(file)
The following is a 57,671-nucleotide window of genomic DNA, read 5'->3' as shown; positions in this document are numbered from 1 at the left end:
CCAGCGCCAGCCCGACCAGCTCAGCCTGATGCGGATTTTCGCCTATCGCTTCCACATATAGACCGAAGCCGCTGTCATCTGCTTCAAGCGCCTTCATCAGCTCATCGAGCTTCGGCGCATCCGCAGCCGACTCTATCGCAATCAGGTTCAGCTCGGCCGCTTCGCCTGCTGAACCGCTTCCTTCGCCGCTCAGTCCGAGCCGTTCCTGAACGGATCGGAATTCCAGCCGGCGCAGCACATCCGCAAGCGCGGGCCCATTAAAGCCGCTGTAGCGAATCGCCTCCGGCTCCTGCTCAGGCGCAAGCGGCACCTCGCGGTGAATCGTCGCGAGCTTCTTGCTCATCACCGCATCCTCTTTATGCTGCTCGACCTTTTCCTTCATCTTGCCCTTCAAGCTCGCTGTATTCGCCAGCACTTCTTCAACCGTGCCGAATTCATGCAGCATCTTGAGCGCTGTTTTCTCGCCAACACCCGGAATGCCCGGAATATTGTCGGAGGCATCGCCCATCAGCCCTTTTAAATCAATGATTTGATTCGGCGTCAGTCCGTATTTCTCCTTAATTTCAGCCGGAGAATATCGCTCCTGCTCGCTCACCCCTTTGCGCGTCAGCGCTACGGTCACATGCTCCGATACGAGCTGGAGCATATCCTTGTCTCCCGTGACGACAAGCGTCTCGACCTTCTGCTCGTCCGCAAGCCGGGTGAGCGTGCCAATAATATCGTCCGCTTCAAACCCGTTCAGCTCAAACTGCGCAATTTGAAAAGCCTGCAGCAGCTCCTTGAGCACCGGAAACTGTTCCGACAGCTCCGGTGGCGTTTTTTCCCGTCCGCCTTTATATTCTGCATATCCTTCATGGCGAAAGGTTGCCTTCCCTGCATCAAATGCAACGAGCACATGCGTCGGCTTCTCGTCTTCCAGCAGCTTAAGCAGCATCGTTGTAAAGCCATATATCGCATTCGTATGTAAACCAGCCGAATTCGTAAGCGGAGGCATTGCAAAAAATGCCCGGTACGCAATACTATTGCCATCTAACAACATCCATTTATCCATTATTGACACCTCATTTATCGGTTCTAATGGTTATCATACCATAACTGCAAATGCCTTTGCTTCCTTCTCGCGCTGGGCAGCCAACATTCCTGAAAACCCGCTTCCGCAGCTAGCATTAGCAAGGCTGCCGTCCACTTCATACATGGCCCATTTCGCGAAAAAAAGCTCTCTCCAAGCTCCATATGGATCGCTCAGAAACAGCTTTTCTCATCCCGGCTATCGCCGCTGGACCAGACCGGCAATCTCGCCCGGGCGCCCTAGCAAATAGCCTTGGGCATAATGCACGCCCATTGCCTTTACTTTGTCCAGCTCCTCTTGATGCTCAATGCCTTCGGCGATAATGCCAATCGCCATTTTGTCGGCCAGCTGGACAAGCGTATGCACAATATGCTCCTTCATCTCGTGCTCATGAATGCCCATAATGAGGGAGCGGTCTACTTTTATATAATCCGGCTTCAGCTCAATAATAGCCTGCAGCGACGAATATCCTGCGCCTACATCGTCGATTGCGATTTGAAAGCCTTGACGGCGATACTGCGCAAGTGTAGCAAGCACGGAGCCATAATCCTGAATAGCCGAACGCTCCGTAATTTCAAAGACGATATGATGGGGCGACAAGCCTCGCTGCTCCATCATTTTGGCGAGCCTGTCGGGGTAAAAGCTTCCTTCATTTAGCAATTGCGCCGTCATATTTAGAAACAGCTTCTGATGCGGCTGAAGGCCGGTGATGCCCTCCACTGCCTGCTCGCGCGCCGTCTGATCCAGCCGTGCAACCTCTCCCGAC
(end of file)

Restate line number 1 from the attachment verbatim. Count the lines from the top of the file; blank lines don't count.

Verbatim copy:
The following is a 57,671-nucleotide window of genomic DNA, read 5'->3' as shown; positions in this document are numbered from 1 at the left end: